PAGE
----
To be sure, the counterexamples come not just from my own experience. The union organizing that won the day in the United States, forging a period where income inequality fell and shared prosperity rose, relied on the same strategies and guiding principles as the most exciting labor work—including some examples Gupta, Lerner, and McCartin describe—taking place today: massive strikes where the strategy made the union and the workplace the power anchor of a broad social movement. The eighteen unions led by leftists in the 1930s, who started the broad-based strikes in 1933 and 1934 after Franklin Roosevelt won the presidential election, created the pressure that led to the 1935 passage of the National Labor Relations Act, the Social Security Act, and the Fair Labor Standards Act (all in a matter of months—dwell on that!). The chaos they created was strategic, not accidental. They knew, as did the leaders of the civil rights movement, that they had to create a crisis in order to force the worst elements of the capitalist class to sit down and genuinely share—in other words, bargain. The authors cite Chicago and LA teachers strikes as evidence of a “different kind of unionism.” Yet they were bottom-up efforts led by progressive educators who rebuilt their unions worksite by worksite and used “traditional” collective bargaining to forge solidarity with their communities, placing the union at the center of a bold strategy to challenge unfettered greed.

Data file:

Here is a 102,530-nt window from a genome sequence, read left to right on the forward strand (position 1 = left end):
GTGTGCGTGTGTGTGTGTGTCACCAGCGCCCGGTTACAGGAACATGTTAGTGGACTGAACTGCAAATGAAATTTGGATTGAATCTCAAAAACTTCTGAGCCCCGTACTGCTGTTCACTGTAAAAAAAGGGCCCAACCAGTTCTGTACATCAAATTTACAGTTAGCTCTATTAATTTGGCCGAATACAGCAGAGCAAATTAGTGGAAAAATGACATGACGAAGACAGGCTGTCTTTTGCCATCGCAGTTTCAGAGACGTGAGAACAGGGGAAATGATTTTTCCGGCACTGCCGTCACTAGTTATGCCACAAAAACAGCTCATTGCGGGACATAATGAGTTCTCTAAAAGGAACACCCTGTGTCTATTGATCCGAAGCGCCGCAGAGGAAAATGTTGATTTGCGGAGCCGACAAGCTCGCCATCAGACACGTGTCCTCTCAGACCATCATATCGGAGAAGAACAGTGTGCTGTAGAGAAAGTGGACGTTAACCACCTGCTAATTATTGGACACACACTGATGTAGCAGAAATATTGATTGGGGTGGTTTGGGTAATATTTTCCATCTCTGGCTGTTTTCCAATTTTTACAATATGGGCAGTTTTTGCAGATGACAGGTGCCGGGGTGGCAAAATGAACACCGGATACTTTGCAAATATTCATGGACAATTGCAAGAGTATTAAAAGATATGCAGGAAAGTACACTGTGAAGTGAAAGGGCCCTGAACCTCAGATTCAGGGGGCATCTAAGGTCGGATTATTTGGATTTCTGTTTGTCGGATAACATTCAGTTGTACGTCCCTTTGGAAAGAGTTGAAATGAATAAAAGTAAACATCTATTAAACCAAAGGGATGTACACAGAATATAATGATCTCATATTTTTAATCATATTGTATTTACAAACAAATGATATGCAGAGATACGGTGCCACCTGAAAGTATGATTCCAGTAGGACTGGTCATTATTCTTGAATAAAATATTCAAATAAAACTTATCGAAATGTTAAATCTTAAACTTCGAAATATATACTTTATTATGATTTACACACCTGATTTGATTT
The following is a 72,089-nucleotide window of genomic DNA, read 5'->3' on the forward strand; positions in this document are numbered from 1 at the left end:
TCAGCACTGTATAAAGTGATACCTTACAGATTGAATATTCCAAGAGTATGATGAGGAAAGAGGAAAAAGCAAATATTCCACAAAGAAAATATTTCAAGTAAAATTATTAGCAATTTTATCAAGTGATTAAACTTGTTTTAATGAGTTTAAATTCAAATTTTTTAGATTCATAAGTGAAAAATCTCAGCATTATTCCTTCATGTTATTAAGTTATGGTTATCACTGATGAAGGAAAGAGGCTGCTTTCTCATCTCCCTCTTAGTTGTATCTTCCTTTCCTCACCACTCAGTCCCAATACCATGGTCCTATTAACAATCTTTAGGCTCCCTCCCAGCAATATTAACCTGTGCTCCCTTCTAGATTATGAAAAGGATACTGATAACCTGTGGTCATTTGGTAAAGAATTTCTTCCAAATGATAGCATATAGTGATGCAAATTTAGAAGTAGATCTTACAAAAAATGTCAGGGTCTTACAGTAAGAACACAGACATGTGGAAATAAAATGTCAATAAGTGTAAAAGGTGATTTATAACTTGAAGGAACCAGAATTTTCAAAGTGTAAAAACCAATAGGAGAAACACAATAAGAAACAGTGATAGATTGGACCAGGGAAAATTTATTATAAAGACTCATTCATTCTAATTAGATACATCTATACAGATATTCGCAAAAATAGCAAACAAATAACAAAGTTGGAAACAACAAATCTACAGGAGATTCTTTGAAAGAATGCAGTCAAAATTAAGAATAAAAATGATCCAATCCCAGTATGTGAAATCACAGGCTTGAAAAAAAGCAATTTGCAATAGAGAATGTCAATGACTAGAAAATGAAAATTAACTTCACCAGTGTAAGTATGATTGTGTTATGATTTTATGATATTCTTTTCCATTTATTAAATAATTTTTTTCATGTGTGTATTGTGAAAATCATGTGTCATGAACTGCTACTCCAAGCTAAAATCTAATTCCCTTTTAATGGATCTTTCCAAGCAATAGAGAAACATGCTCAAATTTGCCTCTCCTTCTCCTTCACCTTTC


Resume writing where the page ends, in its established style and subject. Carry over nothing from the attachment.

Just as contemporary successes continue this tradition of worksite-based organizing, so too do they build upon, rather than invent, a legacy of organizing for the “common good.” It is in fact the entire history of progressive trade unionism. Those unions, including the 1199 that I worked for, never saw their work as separate and distinct from a broad campaign for a country and a world that would be better in every way—in their communities and politics, as well as at work. They were the unions that were fighting racism and working to integrate the Jim Crow South, factory by factory. They were the unions that demanded that black women, not just blacks, got hired in the northern factories. They were the unions that went beyond helping to re-elect FDR and strategically targeted two gubernatorial races in the 1936 elections, in Pennsylvania and Michigan, because they understood that in order to succeed in massive sit-down strikes in 1937, in the steel and auto industries, it was important that the national guard and other police forces not be called out against the workers.